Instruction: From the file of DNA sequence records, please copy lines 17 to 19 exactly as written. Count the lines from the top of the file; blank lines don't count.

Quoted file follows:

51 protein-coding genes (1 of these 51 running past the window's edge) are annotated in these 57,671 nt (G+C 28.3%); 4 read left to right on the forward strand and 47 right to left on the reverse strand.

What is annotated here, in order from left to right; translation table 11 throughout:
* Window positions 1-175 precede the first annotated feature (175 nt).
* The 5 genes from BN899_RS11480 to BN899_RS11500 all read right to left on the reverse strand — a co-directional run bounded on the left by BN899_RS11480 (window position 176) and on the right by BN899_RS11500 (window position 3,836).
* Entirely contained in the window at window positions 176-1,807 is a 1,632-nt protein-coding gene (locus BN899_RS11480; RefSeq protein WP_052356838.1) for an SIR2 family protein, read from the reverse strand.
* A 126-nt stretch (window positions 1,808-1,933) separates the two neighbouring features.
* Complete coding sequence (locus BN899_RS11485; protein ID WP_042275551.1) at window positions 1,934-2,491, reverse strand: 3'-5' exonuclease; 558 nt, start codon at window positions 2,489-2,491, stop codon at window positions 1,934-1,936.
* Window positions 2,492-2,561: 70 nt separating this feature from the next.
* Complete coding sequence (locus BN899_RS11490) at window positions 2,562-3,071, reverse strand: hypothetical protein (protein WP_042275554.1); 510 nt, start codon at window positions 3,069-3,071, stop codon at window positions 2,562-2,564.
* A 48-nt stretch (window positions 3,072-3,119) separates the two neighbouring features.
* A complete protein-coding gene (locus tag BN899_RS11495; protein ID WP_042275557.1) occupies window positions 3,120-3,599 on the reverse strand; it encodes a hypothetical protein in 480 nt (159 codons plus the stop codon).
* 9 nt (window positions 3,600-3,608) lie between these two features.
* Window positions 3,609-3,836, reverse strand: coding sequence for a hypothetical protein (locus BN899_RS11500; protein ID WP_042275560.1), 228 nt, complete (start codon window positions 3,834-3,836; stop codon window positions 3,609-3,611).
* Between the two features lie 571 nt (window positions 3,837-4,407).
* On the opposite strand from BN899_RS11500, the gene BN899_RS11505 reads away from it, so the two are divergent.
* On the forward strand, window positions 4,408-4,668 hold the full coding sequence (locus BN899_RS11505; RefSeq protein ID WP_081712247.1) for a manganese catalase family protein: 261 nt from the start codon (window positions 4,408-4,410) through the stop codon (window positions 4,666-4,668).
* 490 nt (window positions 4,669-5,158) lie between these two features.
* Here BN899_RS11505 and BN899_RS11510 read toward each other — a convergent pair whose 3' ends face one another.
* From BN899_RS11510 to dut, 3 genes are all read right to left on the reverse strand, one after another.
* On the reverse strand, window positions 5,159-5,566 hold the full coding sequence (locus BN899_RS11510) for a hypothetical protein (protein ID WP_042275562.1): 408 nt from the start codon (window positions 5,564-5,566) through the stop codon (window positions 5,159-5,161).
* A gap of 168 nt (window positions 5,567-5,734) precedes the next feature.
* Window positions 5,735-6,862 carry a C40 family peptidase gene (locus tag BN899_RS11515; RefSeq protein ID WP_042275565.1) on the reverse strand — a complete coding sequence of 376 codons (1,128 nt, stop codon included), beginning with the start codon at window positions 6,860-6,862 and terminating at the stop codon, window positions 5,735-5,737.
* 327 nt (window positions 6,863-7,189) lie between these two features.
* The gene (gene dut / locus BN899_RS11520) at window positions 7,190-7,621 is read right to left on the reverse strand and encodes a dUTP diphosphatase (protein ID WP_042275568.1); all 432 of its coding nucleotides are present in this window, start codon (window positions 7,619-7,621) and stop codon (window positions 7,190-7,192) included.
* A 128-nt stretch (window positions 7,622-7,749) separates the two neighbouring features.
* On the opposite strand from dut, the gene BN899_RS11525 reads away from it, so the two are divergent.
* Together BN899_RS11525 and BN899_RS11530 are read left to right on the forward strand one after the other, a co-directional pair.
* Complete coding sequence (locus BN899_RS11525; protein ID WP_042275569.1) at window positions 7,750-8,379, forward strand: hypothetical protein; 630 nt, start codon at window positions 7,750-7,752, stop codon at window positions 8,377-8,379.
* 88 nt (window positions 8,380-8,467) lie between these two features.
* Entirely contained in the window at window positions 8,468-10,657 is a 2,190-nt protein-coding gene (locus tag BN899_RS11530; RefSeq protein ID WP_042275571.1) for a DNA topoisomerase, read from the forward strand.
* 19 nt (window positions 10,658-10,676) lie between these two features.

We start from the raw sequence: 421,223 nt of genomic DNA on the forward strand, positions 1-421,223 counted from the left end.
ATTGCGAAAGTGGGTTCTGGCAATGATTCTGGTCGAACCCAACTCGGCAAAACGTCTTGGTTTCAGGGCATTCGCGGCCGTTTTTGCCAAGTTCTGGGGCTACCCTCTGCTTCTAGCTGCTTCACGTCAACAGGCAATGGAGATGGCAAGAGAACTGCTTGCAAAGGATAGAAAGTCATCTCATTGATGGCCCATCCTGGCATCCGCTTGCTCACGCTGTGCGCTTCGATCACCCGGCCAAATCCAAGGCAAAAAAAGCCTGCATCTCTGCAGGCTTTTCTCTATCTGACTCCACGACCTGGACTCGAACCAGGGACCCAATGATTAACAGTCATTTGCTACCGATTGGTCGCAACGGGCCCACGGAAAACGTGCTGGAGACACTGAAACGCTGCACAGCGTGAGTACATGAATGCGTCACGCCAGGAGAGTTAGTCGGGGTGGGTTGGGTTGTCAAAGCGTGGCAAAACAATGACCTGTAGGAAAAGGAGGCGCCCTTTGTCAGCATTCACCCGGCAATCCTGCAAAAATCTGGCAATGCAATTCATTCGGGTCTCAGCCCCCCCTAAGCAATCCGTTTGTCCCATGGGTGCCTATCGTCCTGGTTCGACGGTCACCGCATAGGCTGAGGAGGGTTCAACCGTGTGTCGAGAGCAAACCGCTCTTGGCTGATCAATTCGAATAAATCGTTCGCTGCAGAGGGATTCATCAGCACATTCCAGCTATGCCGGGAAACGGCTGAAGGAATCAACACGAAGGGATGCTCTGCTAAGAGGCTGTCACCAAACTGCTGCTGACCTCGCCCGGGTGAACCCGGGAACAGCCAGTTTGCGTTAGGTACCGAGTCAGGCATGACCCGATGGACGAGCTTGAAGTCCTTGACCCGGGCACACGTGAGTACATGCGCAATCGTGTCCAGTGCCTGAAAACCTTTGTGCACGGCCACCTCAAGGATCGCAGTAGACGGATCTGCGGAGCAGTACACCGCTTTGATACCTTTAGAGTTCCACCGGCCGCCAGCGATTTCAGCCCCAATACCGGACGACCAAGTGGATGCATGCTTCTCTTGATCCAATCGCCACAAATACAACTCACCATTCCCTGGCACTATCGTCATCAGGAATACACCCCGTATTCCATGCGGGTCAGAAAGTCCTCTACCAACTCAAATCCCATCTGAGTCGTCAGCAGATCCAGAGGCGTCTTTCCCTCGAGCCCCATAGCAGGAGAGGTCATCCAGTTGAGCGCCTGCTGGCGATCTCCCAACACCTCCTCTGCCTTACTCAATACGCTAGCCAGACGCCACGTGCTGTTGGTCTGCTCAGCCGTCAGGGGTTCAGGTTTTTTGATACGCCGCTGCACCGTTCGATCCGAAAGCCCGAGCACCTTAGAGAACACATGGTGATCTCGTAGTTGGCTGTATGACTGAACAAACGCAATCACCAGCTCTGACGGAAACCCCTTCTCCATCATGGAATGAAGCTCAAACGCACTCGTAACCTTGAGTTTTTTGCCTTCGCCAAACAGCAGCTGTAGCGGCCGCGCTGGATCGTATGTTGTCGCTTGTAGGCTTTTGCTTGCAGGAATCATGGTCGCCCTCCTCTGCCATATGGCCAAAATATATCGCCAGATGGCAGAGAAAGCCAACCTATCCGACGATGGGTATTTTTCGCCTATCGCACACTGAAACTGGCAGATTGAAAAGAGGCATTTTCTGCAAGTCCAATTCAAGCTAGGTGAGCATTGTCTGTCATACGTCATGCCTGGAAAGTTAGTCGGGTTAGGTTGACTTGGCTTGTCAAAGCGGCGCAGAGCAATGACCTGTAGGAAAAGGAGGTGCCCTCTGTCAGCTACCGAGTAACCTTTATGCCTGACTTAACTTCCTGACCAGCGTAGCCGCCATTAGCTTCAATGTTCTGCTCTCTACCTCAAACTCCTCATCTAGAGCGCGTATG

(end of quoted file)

* 490 nt (window positions 4,669-5,158) lie between these two features.
* Here BN899_RS11505 and BN899_RS11510 read toward each other — a convergent pair whose 3' ends face one another.
* From BN899_RS11510 to dut, 3 genes are all read right to left on the reverse strand, one after another.